Vattenfall Hails Wind Farm Radar Breakthrough in UK as Company Readies to Split in Two

Swedish energy company Vattenfall has invested in innovative radar technology to enable it to go ahead with extending one of its offshore wind farms in the UK.

Vattenfall claims that its deal with U.S. firm C Speed marks the world’s first ever permanent installation of a fully wind farm-capable radar system.

The system, called C Speed LightWave radar, is currently on trial at Manston Airport in Kent, England, which is the nearest airport to Vattenfall’s Kentish Flats offshore wind farm.

Kentish Flats was built in 2005 and comprises 30 Vestas turbines. Vattenfall wants to add a further 17 turbines to the site but there were concerns on the impact this would have on air traffic at Manston, which is mainly used by Dutch airline KLM to fly to the Netherlands, France, Italy and Portugal.

The airport is also to be used as a base by British Airways for its Airbus A380, the world’s largest passenger plane, where it will be used to train pilots and cabin crew.

Vattenfall’s solution was to contract C Speed to design and install its system at the airport, where it is currently gathering data. If it proves successful it will be the first time that a wind farm-capable radar has been installed, integrated and then submitted to regulator the Civil Aviation Authority for approval.

Vattenfall’s project manager for Kentish Flats, Goran Loman, said: “We gained consent for this scheme earlier this year on condition we tackle this radar issue effectively. Vattenfall is confident the C Speed system will mitigate the potential impact of our project on Manston Airport and we look forward to getting the condition discharged to allow the wind farm and the airport to safely co-exist.”

He added: “If this technology works, as we expect, it’s hoped the UK government will be satisfied this issue has been dealt with.”

Company Split

Amid this technology breakthrough, Vattenfall has announced that it is to split its operation in two as a result of “increased uncertainty” about the European energy market, which it predicts “will not recover in the foreseeable future”.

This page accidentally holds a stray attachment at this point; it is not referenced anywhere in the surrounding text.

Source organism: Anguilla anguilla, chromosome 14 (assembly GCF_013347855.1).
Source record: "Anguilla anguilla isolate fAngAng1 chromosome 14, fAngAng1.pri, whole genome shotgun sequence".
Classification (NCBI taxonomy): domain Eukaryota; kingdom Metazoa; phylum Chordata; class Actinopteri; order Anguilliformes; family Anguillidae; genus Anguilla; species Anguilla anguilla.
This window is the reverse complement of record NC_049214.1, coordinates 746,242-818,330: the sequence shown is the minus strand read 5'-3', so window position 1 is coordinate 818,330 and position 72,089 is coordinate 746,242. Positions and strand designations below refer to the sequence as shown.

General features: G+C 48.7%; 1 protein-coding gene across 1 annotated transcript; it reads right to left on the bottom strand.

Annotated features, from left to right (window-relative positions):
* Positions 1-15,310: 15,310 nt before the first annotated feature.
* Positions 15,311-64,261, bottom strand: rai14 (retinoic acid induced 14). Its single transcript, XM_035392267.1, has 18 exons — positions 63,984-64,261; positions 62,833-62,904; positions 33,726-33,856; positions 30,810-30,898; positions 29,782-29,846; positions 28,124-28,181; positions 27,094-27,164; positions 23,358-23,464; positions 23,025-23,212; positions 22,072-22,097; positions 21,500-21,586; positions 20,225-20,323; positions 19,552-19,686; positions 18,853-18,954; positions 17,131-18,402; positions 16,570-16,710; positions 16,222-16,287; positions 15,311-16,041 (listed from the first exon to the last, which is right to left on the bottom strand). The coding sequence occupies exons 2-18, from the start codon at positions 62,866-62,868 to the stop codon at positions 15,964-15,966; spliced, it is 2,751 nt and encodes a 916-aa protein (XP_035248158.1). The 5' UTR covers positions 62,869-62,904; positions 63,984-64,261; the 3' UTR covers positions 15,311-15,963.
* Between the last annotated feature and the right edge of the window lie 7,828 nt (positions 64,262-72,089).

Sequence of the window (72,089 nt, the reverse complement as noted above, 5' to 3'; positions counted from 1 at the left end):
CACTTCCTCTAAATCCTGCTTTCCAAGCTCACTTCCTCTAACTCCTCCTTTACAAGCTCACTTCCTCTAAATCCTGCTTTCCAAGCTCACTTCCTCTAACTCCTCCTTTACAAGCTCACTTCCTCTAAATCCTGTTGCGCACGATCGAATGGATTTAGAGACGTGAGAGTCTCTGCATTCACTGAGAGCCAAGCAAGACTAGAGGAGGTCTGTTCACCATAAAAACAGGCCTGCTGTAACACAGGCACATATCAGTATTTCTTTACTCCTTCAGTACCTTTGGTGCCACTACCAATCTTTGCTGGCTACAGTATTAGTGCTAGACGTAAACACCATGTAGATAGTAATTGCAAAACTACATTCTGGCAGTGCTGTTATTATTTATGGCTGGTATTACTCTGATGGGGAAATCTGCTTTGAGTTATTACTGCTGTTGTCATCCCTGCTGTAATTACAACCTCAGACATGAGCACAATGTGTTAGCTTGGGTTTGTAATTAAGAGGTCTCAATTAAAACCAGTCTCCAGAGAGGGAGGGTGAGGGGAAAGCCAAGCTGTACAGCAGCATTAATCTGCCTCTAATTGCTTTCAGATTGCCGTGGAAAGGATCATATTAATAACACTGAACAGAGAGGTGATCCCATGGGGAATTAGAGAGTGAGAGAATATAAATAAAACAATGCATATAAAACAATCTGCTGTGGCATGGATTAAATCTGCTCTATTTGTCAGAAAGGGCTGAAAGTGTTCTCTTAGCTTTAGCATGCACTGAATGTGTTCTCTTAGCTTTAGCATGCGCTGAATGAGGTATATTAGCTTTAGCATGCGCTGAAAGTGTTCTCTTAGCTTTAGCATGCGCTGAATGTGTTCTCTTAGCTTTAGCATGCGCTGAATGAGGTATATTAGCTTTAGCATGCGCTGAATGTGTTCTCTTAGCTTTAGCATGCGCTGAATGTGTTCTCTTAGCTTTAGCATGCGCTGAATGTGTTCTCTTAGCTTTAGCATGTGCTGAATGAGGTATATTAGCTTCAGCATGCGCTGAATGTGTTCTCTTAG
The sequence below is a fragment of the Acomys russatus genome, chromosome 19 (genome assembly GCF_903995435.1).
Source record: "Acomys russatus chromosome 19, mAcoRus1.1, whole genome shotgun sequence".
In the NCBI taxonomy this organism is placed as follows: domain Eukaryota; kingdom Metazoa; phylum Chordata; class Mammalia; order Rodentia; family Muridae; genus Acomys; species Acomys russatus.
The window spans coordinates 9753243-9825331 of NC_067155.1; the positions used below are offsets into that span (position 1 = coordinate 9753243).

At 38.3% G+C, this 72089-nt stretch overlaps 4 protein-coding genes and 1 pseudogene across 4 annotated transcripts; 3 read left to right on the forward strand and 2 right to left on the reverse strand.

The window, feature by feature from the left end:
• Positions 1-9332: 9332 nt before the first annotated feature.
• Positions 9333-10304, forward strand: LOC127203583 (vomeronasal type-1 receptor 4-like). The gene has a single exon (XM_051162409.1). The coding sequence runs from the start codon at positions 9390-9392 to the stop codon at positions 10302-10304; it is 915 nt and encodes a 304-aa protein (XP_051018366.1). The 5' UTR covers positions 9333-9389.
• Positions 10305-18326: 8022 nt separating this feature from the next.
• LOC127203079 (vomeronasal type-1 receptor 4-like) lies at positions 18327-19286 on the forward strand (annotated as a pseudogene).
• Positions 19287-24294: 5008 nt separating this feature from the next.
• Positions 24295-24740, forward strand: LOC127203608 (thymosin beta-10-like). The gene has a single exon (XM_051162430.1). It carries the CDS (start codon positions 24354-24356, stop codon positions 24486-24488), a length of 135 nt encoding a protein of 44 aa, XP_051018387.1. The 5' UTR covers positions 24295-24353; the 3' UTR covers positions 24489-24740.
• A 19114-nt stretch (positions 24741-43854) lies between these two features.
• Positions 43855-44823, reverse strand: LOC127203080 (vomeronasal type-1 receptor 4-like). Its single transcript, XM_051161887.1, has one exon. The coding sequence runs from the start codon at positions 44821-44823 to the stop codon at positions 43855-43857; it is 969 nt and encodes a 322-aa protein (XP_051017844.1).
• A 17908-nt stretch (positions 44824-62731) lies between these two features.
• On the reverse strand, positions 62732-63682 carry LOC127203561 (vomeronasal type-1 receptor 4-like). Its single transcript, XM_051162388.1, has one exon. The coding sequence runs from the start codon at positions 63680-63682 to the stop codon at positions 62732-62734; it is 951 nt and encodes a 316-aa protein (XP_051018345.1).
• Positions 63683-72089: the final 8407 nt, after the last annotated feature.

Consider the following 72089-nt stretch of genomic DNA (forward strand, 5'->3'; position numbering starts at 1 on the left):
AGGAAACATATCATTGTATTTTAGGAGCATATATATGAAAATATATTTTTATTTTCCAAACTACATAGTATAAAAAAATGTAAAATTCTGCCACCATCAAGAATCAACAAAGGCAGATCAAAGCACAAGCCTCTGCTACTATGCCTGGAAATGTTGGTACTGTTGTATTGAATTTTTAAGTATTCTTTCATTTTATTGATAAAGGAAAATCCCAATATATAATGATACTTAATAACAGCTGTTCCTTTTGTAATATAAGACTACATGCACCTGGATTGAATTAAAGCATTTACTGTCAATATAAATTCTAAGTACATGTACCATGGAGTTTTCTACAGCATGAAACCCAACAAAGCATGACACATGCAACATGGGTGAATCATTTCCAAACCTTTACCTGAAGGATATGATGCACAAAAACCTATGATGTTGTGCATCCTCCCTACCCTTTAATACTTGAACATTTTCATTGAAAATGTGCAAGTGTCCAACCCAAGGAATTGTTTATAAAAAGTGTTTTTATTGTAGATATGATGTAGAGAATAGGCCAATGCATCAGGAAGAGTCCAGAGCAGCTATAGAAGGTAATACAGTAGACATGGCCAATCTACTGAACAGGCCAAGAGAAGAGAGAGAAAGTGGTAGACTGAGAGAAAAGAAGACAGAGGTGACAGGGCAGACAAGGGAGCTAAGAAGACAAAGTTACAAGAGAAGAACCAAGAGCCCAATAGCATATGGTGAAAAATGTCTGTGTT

And the company also announced today that it is writing down SEK29.7bn ($4.5 billion) off the value of the its assets “as a consequence of market developments and higher business risks”.

Vattenfall — which is best known for its wind business but is also active in biomass — has also initiated a recruitment freeze and is to put “major restrictions” on the use of external consultants.

As of January 1, 2014, the group’s operations will be split into two regional units: Nordic and Continental Europe and the UK.

Vattenfall believes this change will give it “greater financial and strategic flexibility” in a time of “increased uncertainty about the development of the single energy market in Europe, especially in continental Europe”.

In a joint statement, chairman Lars Nordstrom and chief executive Oystein Loseth said: “The new structure will allow the regions to focus on their respective core issues and will open up opportunities for risk-sharing in Vattenfall’s continental operations over time.”

Vattenfall explained the write-downs announced today by stating that “like other European energy producers, Vattenfall is affected by the increasingly gloomy market prospects”.

“The company now makes the assessment that the market will not recover in the foreseeable future. To reflect the increasing business risks, future cash flows have been valuated using a higher discount rate. As a consequence of this, the company is writing down its asset values by a total of SEK 29.7 billion.”

The write-downs include SEK14.5bn in relation to gas and hard coal-fired power plants in the Netherlands; SEK 4.1bn for hard coal-fired plants in Germany; and SEK2.5bn for combined heat and power plants in the Nordic region.

Nordstrom and Loseth said in their statement: “The impairments are significant and this is obviously a difficult task. But this is the reality we are facing and we have to react according to what we know about the marketplace today. It means that we must adjust the book value of our assets. It also means that we have to take steps that we deem are necessary to ensure in the long term a sustainable and strong Vattenfall.”

They added: “Up to now Vattenfall has tackled the challenging market situation through consolidation and significant savings but further substantial measures must now be implemented.”

The company has also scaled up its cost reductions and ongoing streamlining measures. Cost cuts planned for 2014 have been increased from SEK1.5bn to 2.5bn and a new savings target of SEK2bn has been set for 2015.

Annual costs have been cut by SEK7.5bn since 2010. Investments for the next five years have been reduced to SEK105bn compared to SEK123bn for the period 2013-2017.

Lead image: Road split via Shutterstock

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Kelvin Ross is Editor of Power Engineering International magazine and its associated publications – Middle East Energy and the Global Power Review . Previously, Kelvin was News Editor at UK online news site Energy Live News, Production Editor and Head of Design on daily international shipping newspaper Lloyd’s List, Deputy Editor for a group of weekly London newspapers and has worked as a freelance sub-editor on UK national newspapers.

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